OMA Urges Governments to Distribute Personal Protective Equipment and Critical Care Supplies Now
TORONTO, April 2, 2020 /CNW/ - The Ontario Medical Association is urging immediate government action to distribute personal protective equipment and critical supplies to community-based physicians and other health-care workers in medical clinics, long-term care facilities, primary care practices and other community-based organizations.
Across Ontario, community-based physicians have been flagging, for several weeks, the need for protective equipment and supplies. A growing number are reporting that they have little or no PPE. As a result, they have had no choice but to dramatically reduce in-person visits or use homemade masks. Others who have no PPE have closed their clinics and are only doing virtual or telephone visits.
"Every day, we are hearing from community doctors that there is a critical shortage of personal protective equipment. Many clinics will soon have to close to ensure the safety of their staff and themselves. This puts providers and the patients in these communities at risk. It also increases the pressure on hospitals, which again increases the risks to patients. We need urgent action now," said OMA President Dr. Sohail Gandhi.
To date, 10 percent of all COVID-19 positive patients in Ontario are health care providers. It is vital that health care providers stay healthy to provide care to those who may contract the virus in the future, but also to ensure that we are able to continue to effectively care for patients who have other acute health care needs.
More than 1879 doctors recently responded to an OMA survey confirming an immediate need for PPE supplies in the community. About 72 percent of respondents reported that they had a fewer than 5-day supply of surgical/procedure masks. Over 87 percent reported that they had a fewer than 5-day supply of eye shields. A number of respondents answered that they had 0 days' supply of various items.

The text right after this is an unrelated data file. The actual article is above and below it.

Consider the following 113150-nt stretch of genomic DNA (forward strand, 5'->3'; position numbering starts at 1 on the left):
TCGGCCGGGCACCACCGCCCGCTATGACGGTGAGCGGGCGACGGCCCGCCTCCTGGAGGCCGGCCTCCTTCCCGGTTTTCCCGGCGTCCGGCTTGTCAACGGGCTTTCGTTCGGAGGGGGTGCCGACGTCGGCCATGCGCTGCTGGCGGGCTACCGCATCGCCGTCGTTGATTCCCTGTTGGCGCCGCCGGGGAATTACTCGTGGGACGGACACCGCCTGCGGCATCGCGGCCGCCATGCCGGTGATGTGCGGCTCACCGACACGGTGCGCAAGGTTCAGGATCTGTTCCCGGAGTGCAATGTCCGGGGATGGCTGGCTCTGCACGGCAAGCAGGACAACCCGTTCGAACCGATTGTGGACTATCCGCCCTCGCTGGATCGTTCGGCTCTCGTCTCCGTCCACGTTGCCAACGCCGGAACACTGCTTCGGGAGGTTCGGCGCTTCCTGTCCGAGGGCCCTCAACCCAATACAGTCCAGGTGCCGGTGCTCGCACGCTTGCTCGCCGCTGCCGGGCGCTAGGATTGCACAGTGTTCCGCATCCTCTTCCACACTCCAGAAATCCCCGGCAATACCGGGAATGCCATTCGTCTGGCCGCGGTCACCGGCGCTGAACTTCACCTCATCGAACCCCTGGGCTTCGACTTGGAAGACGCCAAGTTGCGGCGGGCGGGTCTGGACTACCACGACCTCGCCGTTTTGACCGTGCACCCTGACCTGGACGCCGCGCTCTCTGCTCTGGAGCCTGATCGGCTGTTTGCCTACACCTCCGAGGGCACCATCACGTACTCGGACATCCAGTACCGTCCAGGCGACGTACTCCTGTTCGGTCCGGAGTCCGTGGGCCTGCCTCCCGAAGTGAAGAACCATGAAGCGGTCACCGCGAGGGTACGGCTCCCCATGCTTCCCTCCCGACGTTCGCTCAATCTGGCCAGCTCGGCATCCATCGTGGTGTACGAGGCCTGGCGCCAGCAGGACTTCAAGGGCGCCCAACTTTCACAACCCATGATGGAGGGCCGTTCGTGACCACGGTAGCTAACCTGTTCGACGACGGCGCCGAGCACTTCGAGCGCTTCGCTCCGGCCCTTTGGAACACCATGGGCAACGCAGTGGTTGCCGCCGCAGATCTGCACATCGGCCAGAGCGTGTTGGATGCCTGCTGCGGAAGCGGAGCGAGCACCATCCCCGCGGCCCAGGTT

Evidence has demonstrated that asymptomatic transmission can occur. The risk to patients and health care workers is unknown. Coupled with this, community transmission is also happening. These two factors have made it difficult to screen out suspected COVID-19 cases. This poses a real dilemma for clinicians if they cannot maintain a safe distance, particularly if they need to physically examine a patient.
Patients with certain chronic and other conditions need in-person medical care as part of their health care management. Others, such as infants and young children, need immunizations and minor procedures. Without access to that in-person care in the community, the only alternative is to visit the Emergency Department, and this is counter-productive to efforts to increase hospital capacity for a potential COVID-19 surge. Patients who have delayed care for their conditions may get sicker and may be hospitalized. This will take up needed beds and places the patient at risk for infections, including COVID-19.
"We applaud the PPE drives that are growing across the province. These efforts reinforce the seriousness of this issue. While we are hopeful this will partially help the situation, the real solution is for government to immediately move PPE and Critical Supply to all front-line community health care workers across all levels of patient care." said Dr. Gandhi.
About the OMA
The Ontario Medical Association represents Ontario's 43,000 plus physicians, medical students and retired physicians, advocating for and supporting doctors while strengthening the leadership role of doctors in caring for patients. Our vision is to be the trusted voice in transforming Ontario's health-care system.
SOURCE Ontario Medical Association